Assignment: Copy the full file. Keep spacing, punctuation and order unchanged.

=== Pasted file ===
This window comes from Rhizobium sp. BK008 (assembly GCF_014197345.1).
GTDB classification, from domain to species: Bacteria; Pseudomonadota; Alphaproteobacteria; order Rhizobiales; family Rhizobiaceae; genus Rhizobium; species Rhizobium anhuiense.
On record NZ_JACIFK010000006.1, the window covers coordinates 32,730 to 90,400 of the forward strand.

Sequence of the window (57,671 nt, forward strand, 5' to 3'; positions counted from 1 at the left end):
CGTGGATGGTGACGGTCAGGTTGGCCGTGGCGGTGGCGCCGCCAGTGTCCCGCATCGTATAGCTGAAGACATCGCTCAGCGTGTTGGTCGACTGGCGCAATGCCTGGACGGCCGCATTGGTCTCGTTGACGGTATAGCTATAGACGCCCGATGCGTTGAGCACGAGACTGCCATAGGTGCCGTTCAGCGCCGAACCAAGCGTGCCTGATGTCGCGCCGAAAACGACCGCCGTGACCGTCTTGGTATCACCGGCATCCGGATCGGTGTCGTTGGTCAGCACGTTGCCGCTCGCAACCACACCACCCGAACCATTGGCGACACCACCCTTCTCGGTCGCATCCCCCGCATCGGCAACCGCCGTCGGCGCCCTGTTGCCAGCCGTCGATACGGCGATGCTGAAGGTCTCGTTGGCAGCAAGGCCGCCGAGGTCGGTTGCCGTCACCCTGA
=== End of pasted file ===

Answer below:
This window comes from Rhizobium sp. BK008 (assembly GCF_014197345.1).
GTDB classification, from domain to species: Bacteria; Pseudomonadota; Alphaproteobacteria; order Rhizobiales; family Rhizobiaceae; genus Rhizobium; species Rhizobium anhuiense.
On record NZ_JACIFK010000006.1, the window covers coordinates 32,730 to 90,400 of the forward strand.

Sequence of the window (57,671 nt, forward strand, 5' to 3'; positions counted from 1 at the left end):
CGTGGATGGTGACGGTCAGGTTGGCCGTGGCGGTGGCGCCGCCAGTGTCCCGCATCGTATAGCTGAAGACATCGCTCAGCGTGTTGGTCGACTGGCGCAATGCCTGGACGGCCGCATTGGTCTCGTTGACGGTATAGCTATAGACGCCCGATGCGTTGAGCACGAGACTGCCATAGGTGCCGTTCAGCGCCGAACCAAGCGTGCCTGATGTCGCGCCGAAAACGACCGCCGTGACCGTCTTGGTATCACCGGCATCCGGATCGGTGTCGTTGGTCAGCACGTTGCCGCTCGCAACCACACCACCCGAACCATTGGCGACACCACCCTTCTCGGTCGCATCCCCCGCATCGGCAACCGCCGTCGGCGCCCTGTTGCCAGCCGTCGATACGGCGATGCTGAAGGTCTCGTTGGCAGCAAGGCCGCCGAGGTCGGTTGCCGTCACCCTGA